The sequencing of the transcriptome of single cells, or single-cell RNA-sequencing, has now become the dominant technology for the identification of novel cell types in heterogeneous cell populations or for the study of stochastic gene expression. In recent years, various experimental methods and computational tools for analysing single-cell RNA-sequencing data have been proposed. However, most of them are tailored to different experimental designs or biological questions, and in many cases, their performance has not been benchmarked yet, thus increasing the difficulty for a researcher to choose the optimal single-cell transcriptome sequencing (scRNA-seq) experiment and analysis workflow.
In this review, University of Padova researchers aim to provide an exhaustive overview of the current available experimental and computational methods developed to handle single-cell RNA-sequencing data and, based on their peculiarities, they suggest possible analysis frameworks depending on specific experimental designs. Together the researchers propose an evaluation of challenges and open questions and future perspectives in the field.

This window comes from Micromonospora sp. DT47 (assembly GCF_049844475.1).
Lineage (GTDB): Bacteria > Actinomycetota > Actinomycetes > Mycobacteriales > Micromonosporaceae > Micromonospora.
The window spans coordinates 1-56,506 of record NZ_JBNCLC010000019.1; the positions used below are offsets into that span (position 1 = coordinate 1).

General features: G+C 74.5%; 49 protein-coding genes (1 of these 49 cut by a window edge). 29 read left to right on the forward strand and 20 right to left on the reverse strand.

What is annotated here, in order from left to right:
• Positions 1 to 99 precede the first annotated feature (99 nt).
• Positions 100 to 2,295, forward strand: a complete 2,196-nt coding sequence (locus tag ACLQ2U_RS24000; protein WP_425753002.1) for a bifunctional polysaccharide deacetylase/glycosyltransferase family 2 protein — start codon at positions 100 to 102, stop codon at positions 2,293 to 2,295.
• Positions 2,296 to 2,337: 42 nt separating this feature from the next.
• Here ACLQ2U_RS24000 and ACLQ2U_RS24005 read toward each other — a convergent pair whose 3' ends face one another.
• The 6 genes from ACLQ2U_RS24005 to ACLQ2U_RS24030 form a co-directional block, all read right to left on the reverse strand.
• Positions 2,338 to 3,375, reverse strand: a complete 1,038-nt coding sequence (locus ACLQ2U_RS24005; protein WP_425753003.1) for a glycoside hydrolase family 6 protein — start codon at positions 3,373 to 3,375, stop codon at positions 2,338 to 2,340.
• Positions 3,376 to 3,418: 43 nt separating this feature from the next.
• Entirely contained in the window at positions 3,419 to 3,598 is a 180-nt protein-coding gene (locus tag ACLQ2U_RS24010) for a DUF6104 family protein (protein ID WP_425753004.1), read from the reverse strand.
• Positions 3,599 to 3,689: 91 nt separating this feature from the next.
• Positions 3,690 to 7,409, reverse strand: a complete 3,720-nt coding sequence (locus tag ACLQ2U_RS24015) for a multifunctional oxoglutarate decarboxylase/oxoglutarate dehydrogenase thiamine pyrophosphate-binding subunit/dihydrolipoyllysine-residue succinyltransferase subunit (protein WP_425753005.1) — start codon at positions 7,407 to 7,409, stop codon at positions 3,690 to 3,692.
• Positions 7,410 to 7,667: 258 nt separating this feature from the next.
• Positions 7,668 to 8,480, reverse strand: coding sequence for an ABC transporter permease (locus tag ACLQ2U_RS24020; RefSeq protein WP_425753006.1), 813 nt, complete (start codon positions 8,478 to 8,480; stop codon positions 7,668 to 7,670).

In particular, the researchers go through scRNA-seq experimental protocols (cell isolation, mRNA capture, reverse transcription and amplification), use of quantitative standards (spike-ins and UMIs), current experimental challenges, preprocessing, alignment and quantification of scRNA-seq data, normalization issues, batch effect correction and methods to control confounding effects.
Workflow diagram of possible experimental designs of a scRNA-seq experiment
Dashed lines represent optional choices. Figure inspired by Cannoodt et al. Ref – Cannoodt Robrecht, Saelens Wouter, Saeys Yvan (2016) Computational methods for trajectory inference from single-cell transcriptomics. European Journal of Immunology. [abstract]